Your methods of mapping and analysing stakeholders are pretty inventive and people can see more of these worked out examples in the report if they would like more information.
    I was hoping that you might be able to now talk just briefly on how you applied all of this social site characterisation work to an actual Stakeholder Engagement Strategy…
  • Slight change to objective wording – is that OK?
  • Suggested Kirsty comment/ question…
    Thank you both so much! Why don’t we kick off the questions with one from INSERT NAME , from… INSERT PLACE.
    They are asking…
    Laurent Philippe – give me an idea of any questions you would like to be asked…

Transcript

  • 1. Examining processes of social site characterisation and stakeholder engagement through detailed case studies of the ULCOS CCS Project Webinar – 4 December 2013, 1900 AEDT
  • 2. Laurent Jammes COO – Actys-Bee  Chief Operating Officer at Actys-Bee.  Expert consulting on subsurface engineering projects and related public acceptance issues.  Member of several evaluation committees for research programs on CO2 Capture and Storage and decarbonised energy systems (EU, Germany and France).  23 years with Schlumberger, last position was Marketing & Technique Director for Carbon Services.  Variety of technical and managerial positions in R&D, in France and China.  Laurent gives many short courses and lectures on CCS to Utilities, Oil & Gas companies and governmental agencies.  He teaches at the Nancy School of Geology and at the Earth Physics Institute of Paris.  He has a PhD in Physics, an Engineering Diploma from Ecole Centrale de Paris and a Masters in Psychology.  Laurent is a member of SPE.
  • 3. Philippe Vervier CEO – Acceptables Avenirs  Chief Executive Officer, Acceptables Avenirs .  Developing e-technology to support the social acceptance of projects that have proven or potential environmental and societal impacts.  Senior Researcher at the French National Research Centre (CNRS) for 30 years, Philippe was the Executive Officer of a cluster of 44 laboratories.  Research was on modeling complex systems, leading a team of 30 scientists in biology, hydrology, ecotoxicology and ecology.  Leads several multidisciplinary International and European research programs combining social and natural sciences.  Developed methods and hybrid networks for science-policystakeholder interface.  Concert’Eau Methodology – a technological platform to support environment planning with the participation of stakeholders and integration of experts.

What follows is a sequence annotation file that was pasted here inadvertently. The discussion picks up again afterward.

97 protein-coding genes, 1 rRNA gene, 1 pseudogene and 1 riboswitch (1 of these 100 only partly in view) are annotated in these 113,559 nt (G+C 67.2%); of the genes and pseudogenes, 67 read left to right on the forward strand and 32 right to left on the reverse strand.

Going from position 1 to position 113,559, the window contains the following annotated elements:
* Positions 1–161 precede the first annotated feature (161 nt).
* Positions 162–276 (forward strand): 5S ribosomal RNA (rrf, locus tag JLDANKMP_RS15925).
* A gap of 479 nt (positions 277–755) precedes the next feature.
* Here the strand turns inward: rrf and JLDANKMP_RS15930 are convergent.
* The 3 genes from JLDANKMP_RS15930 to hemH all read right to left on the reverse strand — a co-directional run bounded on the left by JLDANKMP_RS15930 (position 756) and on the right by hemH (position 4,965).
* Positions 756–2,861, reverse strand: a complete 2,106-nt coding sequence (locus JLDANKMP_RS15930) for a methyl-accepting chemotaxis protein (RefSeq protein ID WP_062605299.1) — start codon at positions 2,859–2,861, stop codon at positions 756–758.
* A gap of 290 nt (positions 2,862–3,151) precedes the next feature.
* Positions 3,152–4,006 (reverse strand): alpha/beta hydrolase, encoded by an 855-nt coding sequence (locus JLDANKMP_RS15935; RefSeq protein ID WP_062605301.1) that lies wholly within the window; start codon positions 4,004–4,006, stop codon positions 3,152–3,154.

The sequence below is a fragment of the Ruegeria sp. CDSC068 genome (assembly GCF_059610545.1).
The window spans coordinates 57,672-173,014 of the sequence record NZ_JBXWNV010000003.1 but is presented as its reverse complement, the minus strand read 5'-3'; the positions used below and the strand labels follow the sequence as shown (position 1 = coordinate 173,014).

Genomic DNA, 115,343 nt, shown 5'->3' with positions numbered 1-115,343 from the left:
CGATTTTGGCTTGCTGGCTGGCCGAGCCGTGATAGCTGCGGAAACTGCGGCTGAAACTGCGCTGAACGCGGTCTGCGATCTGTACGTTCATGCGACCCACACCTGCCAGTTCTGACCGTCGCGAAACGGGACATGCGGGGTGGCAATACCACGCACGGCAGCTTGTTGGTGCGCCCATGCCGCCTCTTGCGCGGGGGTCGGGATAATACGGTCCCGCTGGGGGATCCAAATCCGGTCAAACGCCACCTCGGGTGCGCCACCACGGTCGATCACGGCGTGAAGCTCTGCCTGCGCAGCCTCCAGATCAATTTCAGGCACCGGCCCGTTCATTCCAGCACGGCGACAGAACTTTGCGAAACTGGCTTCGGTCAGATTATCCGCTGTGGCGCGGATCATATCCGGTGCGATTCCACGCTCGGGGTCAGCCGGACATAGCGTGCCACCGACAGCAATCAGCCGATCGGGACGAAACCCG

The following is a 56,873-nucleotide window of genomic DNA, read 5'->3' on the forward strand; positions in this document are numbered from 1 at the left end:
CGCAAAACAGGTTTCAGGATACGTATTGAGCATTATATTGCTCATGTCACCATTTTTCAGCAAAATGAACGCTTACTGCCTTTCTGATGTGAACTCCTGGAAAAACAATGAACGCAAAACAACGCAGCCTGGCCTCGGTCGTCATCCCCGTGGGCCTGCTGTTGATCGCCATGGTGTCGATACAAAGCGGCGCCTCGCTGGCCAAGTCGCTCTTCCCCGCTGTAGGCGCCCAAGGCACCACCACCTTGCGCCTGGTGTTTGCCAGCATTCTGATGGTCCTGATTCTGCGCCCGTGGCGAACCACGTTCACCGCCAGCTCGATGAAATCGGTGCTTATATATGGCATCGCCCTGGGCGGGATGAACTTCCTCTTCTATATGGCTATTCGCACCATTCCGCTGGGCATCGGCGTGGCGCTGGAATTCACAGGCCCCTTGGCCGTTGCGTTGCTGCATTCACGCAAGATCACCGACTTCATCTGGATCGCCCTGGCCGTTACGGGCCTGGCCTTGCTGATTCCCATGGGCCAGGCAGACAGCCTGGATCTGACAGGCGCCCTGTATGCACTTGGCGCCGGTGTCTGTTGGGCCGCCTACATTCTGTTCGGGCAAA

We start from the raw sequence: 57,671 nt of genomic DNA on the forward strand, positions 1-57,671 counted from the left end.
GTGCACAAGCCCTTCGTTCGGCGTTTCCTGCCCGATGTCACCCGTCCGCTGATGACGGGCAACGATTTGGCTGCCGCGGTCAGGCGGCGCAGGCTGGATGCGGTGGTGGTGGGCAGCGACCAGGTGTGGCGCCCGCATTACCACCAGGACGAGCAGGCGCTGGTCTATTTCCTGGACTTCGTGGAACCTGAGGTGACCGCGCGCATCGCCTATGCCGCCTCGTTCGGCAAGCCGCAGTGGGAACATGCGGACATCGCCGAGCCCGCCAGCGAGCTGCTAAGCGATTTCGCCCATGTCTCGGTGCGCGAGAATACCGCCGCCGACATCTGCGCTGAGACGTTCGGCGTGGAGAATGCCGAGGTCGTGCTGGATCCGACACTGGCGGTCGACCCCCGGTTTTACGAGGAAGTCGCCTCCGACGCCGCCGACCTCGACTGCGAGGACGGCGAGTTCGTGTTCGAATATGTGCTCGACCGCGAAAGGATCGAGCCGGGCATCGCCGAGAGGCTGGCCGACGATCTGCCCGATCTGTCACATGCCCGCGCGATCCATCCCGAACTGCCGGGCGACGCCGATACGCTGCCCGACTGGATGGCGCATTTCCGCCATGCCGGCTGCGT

• 4. QUESTIONS  We will collect questions during the presentation.  Your MC will pose these question to the panel of presenters after the presentation.  Please submit your questions directly into the GoToWebinar control panel. The webinar will start shortly.
  • 5. Outline  An attempt to define social acceptability  Towards Social Acceptance – a 2-phase methodology o Social site characterisation: 1) Context analysis 2) Stakeholders identification and mapping 3) Materiality analysis of project-related issues o Stakeholder engagement  Conclusions and lessons learnt
  • 6. What is social acceptance? A socio-economical and ecological perspective introduces key concepts… Social acceptability is the result of a process during which stakeholders and project developers work together to decide on the conditions to be fulfilled, so that the project is seamlessly integrated, at a given time, in its natural and human environment. A psychological approach highlights the dynamics of the process: Conditions that result from a judgmental process by which individuals impacted by or in capacity to impact – a project: 1.Compare the perceived conditions in which a project is to be implemented with the current situation and alternatives 2.Decide whether these conditions are acceptable or not 3.If existing condition are judged not to be sufficient, individual will initiate behavior often, but not always, within a constituency group - that is believed likely to shift conditions toward a more favorable alternative.
  • 7. Social acceptance in the CCS world Practices Findings and recommendations Bełchatów Findings Involvement of scientists and NGOs Monitoring of media Opponents kept involved Early stakeholder engagement does not ensure public acceptance Public opinion cannot be rushed – to do so only raises resistance Educating the public does not always increase acceptance Local opposition should not be underestimated Porto Tolle Strong collaboration between supportive stakeholders Compostilla Transparent communication and dialogue Local presence of a scientist Don Valley Engagement approaches adapted to stakeholders categories Use of thematic groups ROAD Engagement based on stakeholder mapping (interest/influence) Jänschwalde Use of a stakeholder engagement model Acceptance of new ideas and solutions Recommendations Adapt communication to stakeholders Adopt a transparent and open-minded communication Obtain support from local and central governments Involve scientists / research institutes and supportive NGOs